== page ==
The enemy of my enemy is not necessarily my friend. It’s not as simple as a wide range of media, advertisements or political propaganda tend to suggest. Although asserting power through simplifying notions and images of good and bad seems to function better than ever before. The more complex and unstable our global political reality, the more calculable and effective, it seems, is the appropriation and circulation of key visuals and slogans through blunt emotional outbursts of shares, likes, or dislikes on social media. It is not by chance that for the show’s title Neïl Beloufa adopts only part of the notorious ancient proverb, which has been reused as a doctrine in various foreign policy conflicts and wars all around the world, and leaves out the rest. It is as if he is putting us to the test, like the eponymous quest in the video game World of Warcraft.
This timely Zoe Leonard retrospective comes on the heels of the recent widespread and enthusiastic re-circulation of her 1992 manifesto I want a president, the culmination of which was its turn as a mural on the High Line in New York from October 2016 to March 2017. That piece is present here alongside photographs taken between 1986 and 2016; the fictional photo archive Leonard created for Cheryl Dunye’s 1996 film The Watermelon Woman; and sculptural works including her iconic Strange Fruit (1992-1997) and a stacked book sculpture from this year.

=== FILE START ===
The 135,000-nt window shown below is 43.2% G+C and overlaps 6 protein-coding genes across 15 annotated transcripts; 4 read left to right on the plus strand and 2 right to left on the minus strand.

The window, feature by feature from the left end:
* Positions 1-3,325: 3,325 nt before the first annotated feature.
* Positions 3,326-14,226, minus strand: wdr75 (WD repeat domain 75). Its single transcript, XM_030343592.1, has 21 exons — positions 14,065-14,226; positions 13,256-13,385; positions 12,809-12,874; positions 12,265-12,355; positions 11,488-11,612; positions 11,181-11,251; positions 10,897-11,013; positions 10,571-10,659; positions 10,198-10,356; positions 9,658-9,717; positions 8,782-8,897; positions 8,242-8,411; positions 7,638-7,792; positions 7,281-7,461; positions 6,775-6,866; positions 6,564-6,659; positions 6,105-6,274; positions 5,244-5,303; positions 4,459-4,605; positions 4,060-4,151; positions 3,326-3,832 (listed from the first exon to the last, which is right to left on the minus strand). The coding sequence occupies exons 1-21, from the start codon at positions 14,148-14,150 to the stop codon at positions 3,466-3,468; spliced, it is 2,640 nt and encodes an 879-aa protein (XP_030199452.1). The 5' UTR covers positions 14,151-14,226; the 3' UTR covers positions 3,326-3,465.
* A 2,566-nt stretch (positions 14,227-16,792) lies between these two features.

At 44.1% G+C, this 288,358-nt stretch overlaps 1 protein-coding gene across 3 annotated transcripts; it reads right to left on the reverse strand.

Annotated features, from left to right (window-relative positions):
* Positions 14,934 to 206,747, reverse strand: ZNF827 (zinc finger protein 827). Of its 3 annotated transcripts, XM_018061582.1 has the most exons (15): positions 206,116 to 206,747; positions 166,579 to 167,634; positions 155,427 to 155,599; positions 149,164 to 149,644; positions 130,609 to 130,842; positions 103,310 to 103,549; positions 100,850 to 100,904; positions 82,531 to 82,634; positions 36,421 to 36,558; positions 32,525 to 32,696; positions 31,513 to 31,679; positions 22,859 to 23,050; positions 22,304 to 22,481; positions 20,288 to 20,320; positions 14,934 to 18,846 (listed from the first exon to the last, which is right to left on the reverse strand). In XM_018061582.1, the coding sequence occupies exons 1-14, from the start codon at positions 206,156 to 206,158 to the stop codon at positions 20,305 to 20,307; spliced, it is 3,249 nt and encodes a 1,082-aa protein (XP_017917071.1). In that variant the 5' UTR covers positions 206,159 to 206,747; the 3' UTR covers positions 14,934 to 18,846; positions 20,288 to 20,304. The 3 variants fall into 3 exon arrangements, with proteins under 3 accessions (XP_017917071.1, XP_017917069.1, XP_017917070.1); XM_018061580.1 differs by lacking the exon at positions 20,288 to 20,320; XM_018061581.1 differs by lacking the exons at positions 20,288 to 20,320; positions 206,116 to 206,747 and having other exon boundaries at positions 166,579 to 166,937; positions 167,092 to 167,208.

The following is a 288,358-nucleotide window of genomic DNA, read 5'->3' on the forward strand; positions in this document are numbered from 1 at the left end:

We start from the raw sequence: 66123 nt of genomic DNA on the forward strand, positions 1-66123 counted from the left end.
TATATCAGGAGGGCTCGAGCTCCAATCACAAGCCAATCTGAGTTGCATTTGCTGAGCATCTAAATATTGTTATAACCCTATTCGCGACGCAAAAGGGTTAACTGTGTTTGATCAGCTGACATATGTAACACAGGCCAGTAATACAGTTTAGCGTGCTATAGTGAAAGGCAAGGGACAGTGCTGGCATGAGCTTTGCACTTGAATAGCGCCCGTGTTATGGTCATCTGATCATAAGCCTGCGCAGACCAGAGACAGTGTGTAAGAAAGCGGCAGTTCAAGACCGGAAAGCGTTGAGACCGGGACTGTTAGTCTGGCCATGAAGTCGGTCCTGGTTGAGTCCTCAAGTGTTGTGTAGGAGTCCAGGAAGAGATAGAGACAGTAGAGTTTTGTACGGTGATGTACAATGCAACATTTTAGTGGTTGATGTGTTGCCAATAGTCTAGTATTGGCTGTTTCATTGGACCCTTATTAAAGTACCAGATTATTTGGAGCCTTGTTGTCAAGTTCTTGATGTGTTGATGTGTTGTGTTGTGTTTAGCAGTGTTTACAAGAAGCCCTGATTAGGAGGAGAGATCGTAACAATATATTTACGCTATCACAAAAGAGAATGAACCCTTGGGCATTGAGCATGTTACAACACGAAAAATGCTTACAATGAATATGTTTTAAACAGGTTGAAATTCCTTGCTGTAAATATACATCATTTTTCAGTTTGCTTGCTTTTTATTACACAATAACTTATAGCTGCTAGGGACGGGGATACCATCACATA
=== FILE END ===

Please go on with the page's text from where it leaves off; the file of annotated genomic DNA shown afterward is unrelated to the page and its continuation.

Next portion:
This new work arose from several things coming together. My wife and I always have morning coffee together in bed where we chat about everything. During this time, especially in the spring we would become mesmerized by the slowly changing sunlight shining in through the waving trees and through the window, onto our bedroom wall.
We are educated to think that everything can be repaired, and when we face something that really challenges us, we freak out; we suffer. I think what I'm trying to do by putting the repair in the center of my practice is to challenge this sort of blindness we have towards injury or illness, the idea that everything needs to be repaired. No, I don't think so, and I think it's more of a psychic matter today to learn to live with our own injuries.
NXIETIN is the latest iteration of a performance collaboration between Hannah Black, Ebba Fransén Waldhör, and Soraya Lutangu (Bonaventure), loosely centered around the idea of a superhero figure called Anxietina. NXIETIN is an attempt to build a mythic infrastructure around the pervasive anxiety of the everyday: her superpower is an anxiety that is both her own and an undifferentiated collective energy.